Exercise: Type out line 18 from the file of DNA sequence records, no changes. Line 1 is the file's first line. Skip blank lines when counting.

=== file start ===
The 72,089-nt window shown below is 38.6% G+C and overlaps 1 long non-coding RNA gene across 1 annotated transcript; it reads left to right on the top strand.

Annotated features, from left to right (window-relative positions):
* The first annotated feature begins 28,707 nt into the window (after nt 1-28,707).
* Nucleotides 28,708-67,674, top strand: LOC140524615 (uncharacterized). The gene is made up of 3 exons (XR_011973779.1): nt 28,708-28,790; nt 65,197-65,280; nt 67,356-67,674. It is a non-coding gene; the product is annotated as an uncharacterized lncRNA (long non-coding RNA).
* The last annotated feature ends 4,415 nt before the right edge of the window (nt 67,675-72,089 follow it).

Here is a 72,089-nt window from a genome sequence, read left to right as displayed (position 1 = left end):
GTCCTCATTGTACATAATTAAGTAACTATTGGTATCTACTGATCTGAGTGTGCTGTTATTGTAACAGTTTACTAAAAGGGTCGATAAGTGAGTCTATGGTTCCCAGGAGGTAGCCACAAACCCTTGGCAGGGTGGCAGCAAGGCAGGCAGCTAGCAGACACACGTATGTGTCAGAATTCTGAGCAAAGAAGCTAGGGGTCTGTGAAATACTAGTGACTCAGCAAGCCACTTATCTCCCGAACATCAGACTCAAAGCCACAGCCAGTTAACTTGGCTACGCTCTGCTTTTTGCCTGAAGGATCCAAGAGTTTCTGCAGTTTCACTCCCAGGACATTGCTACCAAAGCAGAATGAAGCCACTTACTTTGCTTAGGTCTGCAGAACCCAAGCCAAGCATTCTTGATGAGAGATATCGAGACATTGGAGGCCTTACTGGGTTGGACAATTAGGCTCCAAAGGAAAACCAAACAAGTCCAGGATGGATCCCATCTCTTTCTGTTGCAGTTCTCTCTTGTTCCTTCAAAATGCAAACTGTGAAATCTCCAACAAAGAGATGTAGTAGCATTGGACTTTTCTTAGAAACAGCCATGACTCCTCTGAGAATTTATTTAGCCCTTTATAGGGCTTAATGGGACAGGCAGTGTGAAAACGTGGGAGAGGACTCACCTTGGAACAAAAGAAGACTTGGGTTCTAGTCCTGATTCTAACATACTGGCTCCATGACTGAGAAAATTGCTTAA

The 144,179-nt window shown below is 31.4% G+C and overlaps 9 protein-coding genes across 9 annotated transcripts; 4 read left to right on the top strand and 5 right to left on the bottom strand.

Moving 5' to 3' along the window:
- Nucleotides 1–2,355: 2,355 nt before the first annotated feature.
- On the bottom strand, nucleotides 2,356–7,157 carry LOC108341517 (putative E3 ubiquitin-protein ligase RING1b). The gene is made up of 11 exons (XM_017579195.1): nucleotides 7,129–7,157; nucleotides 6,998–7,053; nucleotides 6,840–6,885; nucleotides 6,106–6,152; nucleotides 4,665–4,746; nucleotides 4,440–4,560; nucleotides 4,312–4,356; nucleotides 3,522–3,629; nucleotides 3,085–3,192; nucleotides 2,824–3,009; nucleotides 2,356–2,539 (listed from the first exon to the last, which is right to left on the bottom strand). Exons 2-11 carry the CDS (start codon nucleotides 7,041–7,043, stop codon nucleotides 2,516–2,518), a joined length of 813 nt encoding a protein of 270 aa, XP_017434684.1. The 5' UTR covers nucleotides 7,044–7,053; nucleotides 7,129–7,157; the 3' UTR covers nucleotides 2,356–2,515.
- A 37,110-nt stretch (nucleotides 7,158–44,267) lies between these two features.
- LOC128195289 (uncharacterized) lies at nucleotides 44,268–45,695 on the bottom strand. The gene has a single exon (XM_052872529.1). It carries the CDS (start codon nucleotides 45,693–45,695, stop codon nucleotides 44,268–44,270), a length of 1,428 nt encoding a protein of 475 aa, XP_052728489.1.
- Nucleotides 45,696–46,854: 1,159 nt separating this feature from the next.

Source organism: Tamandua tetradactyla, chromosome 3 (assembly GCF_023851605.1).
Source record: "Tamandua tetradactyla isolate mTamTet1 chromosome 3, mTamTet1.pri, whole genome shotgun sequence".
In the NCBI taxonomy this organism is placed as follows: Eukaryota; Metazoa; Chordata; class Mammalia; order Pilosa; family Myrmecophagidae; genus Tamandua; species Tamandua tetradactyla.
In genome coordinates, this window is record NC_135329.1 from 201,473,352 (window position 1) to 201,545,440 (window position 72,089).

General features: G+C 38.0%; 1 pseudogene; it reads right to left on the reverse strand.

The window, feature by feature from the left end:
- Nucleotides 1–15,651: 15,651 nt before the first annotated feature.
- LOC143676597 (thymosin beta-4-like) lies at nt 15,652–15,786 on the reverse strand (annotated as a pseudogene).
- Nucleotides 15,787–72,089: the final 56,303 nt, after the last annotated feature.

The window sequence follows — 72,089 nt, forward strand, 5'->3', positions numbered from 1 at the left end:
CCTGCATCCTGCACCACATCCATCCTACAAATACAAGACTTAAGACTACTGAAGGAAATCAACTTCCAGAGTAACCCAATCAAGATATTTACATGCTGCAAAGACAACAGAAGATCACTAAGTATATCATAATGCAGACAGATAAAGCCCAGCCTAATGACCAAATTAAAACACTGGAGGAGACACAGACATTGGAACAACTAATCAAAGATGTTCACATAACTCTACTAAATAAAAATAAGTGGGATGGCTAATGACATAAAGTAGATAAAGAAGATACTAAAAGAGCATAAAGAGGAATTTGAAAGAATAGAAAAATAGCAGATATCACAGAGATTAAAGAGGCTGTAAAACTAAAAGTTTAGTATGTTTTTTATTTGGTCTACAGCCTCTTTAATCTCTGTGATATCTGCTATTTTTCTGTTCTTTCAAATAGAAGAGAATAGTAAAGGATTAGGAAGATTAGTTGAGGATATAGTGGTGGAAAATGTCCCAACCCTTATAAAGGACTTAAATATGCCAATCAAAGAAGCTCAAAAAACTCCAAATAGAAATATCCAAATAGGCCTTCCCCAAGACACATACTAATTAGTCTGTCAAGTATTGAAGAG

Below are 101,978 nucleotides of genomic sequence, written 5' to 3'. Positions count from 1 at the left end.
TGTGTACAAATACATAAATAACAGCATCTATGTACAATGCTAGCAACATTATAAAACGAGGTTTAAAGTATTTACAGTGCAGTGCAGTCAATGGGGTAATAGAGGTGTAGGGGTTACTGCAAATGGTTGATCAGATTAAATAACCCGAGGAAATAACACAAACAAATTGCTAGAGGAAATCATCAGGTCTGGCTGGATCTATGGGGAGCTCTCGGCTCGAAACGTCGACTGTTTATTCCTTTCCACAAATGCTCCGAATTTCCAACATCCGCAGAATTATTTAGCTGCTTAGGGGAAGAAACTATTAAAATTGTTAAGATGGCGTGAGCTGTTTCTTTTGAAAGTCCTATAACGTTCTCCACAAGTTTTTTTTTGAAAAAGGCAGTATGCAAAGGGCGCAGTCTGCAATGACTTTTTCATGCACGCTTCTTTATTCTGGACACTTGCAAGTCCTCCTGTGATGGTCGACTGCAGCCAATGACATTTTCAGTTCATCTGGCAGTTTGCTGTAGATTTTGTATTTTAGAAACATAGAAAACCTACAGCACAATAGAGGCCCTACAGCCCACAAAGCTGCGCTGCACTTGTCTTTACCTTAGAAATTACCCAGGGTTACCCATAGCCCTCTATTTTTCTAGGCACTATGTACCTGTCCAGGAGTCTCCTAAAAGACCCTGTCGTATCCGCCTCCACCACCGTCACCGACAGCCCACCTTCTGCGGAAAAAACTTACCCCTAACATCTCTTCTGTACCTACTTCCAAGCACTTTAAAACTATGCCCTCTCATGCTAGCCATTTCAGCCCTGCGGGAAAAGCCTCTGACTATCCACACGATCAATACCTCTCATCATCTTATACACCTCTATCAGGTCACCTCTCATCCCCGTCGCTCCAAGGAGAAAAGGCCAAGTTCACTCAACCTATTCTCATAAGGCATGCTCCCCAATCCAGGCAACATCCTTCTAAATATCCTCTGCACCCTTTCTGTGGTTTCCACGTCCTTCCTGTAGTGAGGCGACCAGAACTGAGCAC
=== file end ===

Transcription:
In genome coordinates, this window is record NC_135329.1 from 201,473,352 (window position 1) to 201,545,440 (window position 72,089).